As a rule, the professional you’re suing can only be criticized by an expert in the same field with similar credentials. If the defendant is a physician, board certified in general surgery, then the expert retained to criticize his care also must be a board-certified general surgeon. There are a few exceptions to this general rule. It’s not unusual to have more than one defendant in a medical malpractice suit, and the plaintiff needs an expert qualified to comment on each of them. This requires multiple experts to discuss the standard of care applicable to each defendant and how that standard was breached.
Speak with us today by filling out a FREE Case Evaluation form, or call us directly at 720-792-5595, to learn how our Colorado medical lawsuit attorneys can provide you with the support you need for these complex cases.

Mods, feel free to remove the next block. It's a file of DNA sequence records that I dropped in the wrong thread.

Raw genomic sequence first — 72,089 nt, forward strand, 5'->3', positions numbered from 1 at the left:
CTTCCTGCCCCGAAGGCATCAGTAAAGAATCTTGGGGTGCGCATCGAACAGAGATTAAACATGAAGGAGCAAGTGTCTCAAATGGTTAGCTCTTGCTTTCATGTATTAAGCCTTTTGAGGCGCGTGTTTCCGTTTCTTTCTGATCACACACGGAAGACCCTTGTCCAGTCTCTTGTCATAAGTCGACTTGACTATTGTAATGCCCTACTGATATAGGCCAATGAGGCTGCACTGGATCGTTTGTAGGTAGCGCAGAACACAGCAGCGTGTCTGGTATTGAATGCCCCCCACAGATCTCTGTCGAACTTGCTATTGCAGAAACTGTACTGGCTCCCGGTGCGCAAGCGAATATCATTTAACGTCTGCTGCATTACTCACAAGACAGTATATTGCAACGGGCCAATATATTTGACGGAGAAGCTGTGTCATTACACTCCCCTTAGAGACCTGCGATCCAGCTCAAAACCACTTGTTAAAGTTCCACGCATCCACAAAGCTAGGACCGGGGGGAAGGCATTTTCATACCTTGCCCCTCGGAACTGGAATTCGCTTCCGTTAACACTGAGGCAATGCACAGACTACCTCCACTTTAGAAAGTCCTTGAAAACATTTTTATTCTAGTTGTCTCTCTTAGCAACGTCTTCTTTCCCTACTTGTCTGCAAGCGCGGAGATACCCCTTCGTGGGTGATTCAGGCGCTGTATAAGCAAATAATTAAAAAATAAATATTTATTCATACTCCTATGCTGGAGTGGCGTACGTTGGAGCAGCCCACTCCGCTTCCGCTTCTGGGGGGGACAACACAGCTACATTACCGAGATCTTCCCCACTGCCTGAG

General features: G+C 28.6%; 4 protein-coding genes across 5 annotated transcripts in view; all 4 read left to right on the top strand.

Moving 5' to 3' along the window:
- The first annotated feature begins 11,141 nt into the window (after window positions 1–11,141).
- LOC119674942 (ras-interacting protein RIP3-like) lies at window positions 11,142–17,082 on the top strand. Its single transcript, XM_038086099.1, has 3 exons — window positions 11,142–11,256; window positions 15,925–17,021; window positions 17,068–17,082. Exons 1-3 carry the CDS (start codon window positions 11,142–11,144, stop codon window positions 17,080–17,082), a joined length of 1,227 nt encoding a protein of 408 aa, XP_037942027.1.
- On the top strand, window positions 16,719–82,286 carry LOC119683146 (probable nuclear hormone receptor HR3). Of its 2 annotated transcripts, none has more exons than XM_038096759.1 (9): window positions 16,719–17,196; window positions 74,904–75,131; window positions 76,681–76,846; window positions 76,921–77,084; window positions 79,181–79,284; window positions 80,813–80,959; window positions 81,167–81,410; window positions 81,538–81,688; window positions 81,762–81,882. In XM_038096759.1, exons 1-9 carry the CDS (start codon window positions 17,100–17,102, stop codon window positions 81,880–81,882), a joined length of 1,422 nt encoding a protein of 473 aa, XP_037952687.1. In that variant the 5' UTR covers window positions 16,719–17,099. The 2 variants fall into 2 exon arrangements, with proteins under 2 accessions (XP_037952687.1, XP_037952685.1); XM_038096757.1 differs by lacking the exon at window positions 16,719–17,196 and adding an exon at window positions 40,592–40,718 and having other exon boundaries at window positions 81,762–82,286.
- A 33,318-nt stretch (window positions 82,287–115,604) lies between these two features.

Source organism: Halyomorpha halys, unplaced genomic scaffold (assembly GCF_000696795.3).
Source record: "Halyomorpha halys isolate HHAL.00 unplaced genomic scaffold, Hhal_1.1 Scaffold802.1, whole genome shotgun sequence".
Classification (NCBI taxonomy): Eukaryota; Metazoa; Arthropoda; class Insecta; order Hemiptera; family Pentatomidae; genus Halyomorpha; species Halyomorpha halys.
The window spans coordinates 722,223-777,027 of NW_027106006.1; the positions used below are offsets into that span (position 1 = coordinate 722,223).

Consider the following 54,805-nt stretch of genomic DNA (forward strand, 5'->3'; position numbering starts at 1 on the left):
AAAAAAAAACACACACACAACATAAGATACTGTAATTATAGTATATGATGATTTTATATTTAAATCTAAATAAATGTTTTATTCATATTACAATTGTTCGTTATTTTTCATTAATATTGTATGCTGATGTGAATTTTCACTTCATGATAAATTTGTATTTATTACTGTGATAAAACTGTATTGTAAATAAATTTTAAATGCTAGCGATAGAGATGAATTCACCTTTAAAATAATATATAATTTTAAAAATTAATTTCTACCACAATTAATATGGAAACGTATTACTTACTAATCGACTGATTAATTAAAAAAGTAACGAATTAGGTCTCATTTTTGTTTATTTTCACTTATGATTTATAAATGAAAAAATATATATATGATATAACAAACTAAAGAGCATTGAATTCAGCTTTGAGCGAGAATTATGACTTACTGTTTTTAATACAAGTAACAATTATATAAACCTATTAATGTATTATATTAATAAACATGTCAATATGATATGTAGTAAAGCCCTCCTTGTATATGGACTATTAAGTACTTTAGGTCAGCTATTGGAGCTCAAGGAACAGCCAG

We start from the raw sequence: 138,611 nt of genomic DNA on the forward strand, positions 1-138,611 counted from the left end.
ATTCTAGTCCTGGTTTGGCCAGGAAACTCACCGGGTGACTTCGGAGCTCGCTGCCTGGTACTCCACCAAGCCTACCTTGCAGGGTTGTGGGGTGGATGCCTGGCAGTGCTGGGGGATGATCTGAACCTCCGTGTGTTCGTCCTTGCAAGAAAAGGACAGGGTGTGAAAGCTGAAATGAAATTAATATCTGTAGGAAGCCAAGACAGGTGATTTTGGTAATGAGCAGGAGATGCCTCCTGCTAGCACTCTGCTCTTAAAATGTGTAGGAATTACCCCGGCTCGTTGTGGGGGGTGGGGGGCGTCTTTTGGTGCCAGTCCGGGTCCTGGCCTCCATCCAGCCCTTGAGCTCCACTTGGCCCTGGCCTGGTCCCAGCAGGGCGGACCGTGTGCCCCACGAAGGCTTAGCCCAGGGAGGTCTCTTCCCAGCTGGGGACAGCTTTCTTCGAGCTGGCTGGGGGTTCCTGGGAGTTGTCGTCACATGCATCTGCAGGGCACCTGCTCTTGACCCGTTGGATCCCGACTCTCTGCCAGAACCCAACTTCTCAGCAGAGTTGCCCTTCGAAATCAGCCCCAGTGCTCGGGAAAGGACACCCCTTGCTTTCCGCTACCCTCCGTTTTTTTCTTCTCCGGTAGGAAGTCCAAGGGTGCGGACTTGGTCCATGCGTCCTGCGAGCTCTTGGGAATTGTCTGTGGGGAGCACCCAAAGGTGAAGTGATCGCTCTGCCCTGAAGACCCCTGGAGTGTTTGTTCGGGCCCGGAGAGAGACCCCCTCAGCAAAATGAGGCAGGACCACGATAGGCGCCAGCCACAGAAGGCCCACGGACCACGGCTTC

Causation—Expert(s) to Describe How the Mistake Caused the Injury
Additional experts are typically needed to discuss how the defendant’s actions caused the plaintiff’s injury. Consider the example of the defendant who’s a family doctor who prescribed the wrong medication to a patient. The patient had a bad reaction to the medication and suffered a stroke as a result. In that case, the plaintiff will need a family doctor with similar credentials as the defendant to explain why the prescription was wrong. The plaintiff might also need to hire a neurologist to explain the stroke and a pharmacologist to explain the mechanism underlying how the medication caused the stroke. The plaintiff may even need other specialists to explain other aspects of the causal link between the doctor’s mistake and the injury it incurred. Most of the time, the plaintiff needs multiple experts to cover these issues.
Damages—The Life Care Planner